Mike Tyson's Punch-Out Disassembly

Discuss technical or other issues relating to programming the Nintendo Entertainment System, Famicom, or compatible systems.

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DirtyMcDingus
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Mike Tyson's Punch-Out Disassembly

Post by DirtyMcDingus » Sun Aug 02, 2020 7:42 pm

I am beginning the reverse engineering of Mike Tyson's Punch-Out and I'm creating this topic to document my progress. The repository can be found here:

https://github.com/nmikstas/mike-tysons ... isassembly

As I make progress and interesting discoveries, I'll try to keep this topic up to date. The intention is to give people insight (at least from my perspective) into the reverse engineering process of a NES game.

DirtyMcDingus
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Re: Mike Tyson's Punch-Out Disassembly

Post by DirtyMcDingus » Sun Aug 02, 2020 7:53 pm

The initial repository is online now! It can be downloaded and the build_script can be run from the Git bash command window. It will assemble all 14 PRG assembly files and perform md5sums to ensure they assemble to exact copies of the original PRG banks. The basic work environment is ready to go...now for the hard work!

This game is interesting in that it appears to be the only game to use the MMC2 mapper. There are a total of 16 PRG banks that are 8KB each. The lower 8KB is the only one that is bank switched. The upper 3 are static. I have included the upper 3 banks into a single file called PRG_BankDEF.asm. The other 13 8KB banks are separate. This creates a total of 14 PRG assembly files.

There is a total of 128KB of PRG memory but there is about 30KB of blank space which is more than 20% of the total PRG area. It has been marked on the completion map.

DirtyMcDingus
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Re: Mike Tyson's Punch-Out Disassembly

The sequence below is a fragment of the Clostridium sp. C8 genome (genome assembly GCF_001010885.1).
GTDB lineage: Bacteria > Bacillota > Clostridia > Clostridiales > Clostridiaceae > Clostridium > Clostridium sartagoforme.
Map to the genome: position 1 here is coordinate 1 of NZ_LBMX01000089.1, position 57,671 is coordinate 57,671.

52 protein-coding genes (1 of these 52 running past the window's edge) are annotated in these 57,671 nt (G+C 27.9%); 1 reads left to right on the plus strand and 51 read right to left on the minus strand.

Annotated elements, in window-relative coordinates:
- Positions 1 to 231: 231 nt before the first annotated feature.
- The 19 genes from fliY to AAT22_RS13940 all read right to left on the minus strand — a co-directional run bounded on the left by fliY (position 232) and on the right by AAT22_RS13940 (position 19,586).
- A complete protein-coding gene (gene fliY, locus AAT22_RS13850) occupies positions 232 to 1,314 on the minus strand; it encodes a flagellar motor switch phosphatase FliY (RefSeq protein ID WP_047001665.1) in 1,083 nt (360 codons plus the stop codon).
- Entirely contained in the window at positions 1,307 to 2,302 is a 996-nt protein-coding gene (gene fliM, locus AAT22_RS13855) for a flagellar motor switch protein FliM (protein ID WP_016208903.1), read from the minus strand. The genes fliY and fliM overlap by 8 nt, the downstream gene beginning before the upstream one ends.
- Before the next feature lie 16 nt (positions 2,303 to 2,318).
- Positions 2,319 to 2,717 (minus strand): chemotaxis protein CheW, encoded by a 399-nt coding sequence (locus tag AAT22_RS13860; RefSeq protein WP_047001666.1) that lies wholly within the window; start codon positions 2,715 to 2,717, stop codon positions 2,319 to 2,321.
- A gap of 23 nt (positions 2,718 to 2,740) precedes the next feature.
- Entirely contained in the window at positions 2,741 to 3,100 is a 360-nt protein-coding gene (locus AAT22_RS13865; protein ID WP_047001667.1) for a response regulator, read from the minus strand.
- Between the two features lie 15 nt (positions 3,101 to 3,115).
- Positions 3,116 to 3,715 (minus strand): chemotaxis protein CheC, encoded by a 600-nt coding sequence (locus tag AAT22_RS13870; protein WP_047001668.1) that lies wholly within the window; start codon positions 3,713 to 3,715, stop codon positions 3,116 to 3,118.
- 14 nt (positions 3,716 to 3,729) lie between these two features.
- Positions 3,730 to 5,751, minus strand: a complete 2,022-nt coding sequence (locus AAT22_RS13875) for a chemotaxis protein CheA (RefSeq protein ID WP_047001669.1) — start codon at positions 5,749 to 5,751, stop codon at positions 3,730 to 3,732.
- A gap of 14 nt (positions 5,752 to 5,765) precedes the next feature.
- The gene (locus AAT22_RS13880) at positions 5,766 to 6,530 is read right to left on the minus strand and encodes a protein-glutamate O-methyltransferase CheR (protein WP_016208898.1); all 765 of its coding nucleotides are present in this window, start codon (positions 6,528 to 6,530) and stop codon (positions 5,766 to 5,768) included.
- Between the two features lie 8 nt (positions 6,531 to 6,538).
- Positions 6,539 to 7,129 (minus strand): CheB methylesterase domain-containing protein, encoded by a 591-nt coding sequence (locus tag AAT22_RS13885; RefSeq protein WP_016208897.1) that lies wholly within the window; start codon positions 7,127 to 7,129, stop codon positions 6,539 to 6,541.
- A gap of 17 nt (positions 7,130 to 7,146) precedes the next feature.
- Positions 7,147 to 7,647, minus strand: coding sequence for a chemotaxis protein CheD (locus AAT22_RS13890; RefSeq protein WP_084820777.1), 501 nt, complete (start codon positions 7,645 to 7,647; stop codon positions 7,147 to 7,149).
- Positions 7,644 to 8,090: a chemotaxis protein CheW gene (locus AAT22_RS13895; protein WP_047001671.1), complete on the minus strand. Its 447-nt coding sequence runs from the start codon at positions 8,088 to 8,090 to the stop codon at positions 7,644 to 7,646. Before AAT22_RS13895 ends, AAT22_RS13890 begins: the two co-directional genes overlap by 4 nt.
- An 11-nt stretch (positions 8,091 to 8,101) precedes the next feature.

Post by DirtyMcDingus » Sun Aug 02, 2020 9:32 pm

I wanted to mention the helper_programs folder in the repository. One thing that can make life so much easier is to write simple programs to format data tables and other things in a way the assembler can understand. In all the disassembles I have done, there are always data tables for things like game text and music that follow very specific patterns. Once I understand those patterns, I write helper programs to format the segments of hex data into tables. As I have mentioned in another post, this eliminates human transcription errors and greatly speeds up the time it takes to format the tables. I already have 3 helper programs in the repository. one program is designed to take a whole CHR bank and turn it into byte strings the assembler can understand. The 2nd program takes segments of hex data and turns in into rows of assembler byte data. For example:

00 34 EA A0 12
becomes:
.byte $00, $34, $EA, $A0, $12

I have another simple program that forms hex strings into word data:

00 34 EA A0 12
becomes:
.word $3400, $A0EA, $12A0

More complex helper programs will almost certainly be written as the disassembly progresses.

I used to use Java to write these kinds of programs. I recently took a full stack web boot-camp. I know, they are kinda scammy but I did learn a lot and I really like the flexibility of Javascript. From now on I will write these programs in Javascript and run them with Node. I feel like Java is starting to show its age and is not as convenient as it used to be. An alternative to Javascriot I was considering is C#. Basically any program that can be used to write code quickly is best. Efficiency is not a concern in this context. If anyone has languages they like to use for this kind of down and dirty string processing, let me know! I figure Python is probably pretty good for this stuff but I've never used it.